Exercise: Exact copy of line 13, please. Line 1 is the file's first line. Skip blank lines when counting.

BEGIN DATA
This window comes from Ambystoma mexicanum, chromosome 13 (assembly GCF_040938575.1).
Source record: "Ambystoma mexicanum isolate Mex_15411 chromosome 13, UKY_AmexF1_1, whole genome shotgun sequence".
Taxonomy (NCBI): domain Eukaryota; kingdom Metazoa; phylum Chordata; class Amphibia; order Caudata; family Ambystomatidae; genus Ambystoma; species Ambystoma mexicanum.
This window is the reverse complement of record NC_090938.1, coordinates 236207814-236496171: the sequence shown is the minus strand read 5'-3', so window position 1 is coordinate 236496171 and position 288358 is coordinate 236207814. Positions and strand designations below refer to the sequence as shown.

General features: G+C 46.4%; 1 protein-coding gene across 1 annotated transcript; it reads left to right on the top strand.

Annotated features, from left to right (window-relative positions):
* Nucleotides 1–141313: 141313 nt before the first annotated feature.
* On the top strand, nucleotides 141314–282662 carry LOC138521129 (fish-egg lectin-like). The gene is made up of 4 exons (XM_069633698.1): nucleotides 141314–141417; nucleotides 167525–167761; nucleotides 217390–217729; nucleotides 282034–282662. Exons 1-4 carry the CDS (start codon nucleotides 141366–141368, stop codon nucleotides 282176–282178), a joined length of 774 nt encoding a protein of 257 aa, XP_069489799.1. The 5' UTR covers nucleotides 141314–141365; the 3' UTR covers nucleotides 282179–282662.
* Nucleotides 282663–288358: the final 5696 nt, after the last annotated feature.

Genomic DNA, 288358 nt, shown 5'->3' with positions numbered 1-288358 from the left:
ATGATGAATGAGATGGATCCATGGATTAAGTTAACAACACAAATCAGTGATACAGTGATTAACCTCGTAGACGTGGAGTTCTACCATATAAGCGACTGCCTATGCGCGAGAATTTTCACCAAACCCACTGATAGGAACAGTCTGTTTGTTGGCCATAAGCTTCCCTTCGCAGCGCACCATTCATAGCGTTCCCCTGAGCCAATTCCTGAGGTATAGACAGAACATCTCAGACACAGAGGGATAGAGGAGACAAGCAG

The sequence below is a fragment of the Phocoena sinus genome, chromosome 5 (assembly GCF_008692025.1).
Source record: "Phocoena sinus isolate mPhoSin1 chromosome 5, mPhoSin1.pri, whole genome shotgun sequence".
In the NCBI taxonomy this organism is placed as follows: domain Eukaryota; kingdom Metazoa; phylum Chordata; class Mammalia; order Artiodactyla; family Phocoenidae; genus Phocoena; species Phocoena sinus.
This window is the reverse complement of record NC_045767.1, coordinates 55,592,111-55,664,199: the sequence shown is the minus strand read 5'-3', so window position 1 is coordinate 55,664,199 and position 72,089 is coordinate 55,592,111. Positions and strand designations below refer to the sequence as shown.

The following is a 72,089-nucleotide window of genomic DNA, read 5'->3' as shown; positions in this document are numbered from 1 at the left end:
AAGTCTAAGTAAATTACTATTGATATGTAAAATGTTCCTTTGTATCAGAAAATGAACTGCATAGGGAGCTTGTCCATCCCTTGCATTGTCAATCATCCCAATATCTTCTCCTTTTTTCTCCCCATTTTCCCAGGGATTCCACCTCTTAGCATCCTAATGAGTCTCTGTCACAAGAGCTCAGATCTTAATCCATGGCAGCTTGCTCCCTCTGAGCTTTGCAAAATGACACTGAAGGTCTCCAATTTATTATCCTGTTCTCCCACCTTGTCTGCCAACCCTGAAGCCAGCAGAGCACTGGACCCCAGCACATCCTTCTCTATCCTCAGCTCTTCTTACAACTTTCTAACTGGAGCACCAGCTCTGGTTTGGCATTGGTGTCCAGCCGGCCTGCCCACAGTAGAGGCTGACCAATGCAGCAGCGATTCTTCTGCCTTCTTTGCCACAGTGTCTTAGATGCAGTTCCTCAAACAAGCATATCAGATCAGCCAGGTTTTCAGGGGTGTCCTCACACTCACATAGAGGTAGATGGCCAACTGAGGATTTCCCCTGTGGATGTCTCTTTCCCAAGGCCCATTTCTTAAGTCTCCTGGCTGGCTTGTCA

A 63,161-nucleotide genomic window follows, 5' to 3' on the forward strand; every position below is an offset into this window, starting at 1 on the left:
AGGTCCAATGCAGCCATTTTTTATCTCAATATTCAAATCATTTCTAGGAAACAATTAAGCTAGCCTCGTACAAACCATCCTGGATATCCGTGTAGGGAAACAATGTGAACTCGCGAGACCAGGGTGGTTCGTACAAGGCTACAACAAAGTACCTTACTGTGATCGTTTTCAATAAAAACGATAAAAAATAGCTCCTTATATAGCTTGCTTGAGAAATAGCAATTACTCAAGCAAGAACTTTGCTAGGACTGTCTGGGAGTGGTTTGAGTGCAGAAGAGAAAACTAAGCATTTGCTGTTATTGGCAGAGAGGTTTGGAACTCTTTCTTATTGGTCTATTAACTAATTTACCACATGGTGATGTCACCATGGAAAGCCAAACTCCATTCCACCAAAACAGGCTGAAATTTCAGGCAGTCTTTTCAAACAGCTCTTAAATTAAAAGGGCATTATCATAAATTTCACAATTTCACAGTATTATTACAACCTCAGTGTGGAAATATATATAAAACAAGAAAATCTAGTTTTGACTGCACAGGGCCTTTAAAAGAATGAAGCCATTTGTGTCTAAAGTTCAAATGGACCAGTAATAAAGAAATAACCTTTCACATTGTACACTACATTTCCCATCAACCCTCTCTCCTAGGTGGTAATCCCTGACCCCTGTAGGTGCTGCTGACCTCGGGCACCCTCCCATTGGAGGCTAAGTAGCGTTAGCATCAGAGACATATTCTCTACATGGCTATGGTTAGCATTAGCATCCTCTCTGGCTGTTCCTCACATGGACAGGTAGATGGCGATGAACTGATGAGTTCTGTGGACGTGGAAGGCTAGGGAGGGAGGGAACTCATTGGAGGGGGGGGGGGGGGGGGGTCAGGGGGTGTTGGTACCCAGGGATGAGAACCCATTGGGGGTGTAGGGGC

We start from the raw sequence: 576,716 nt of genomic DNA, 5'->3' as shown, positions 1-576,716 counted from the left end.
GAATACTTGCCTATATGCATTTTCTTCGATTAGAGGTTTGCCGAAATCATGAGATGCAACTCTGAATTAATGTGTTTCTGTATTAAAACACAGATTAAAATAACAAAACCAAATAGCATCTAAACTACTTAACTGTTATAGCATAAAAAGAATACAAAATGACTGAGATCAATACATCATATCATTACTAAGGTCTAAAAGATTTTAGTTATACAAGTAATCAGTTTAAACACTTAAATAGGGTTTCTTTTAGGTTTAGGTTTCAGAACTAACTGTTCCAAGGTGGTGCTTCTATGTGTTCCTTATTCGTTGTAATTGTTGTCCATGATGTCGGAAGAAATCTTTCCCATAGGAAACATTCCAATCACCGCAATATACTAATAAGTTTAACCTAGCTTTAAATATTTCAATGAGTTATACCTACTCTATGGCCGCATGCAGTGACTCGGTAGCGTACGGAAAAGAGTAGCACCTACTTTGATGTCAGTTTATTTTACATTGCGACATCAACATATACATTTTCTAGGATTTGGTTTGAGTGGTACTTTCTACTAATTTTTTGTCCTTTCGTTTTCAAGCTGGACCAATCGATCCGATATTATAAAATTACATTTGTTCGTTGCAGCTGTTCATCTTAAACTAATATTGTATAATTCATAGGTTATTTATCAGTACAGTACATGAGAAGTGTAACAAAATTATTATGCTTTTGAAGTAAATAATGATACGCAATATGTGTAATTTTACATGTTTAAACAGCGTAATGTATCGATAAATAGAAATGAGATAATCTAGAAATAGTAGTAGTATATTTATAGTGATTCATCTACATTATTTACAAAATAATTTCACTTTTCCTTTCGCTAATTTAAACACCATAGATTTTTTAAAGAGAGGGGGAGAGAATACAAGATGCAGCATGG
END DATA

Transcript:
Source record: "Phocoena sinus isolate mPhoSin1 chromosome 5, mPhoSin1.pri, whole genome shotgun sequence".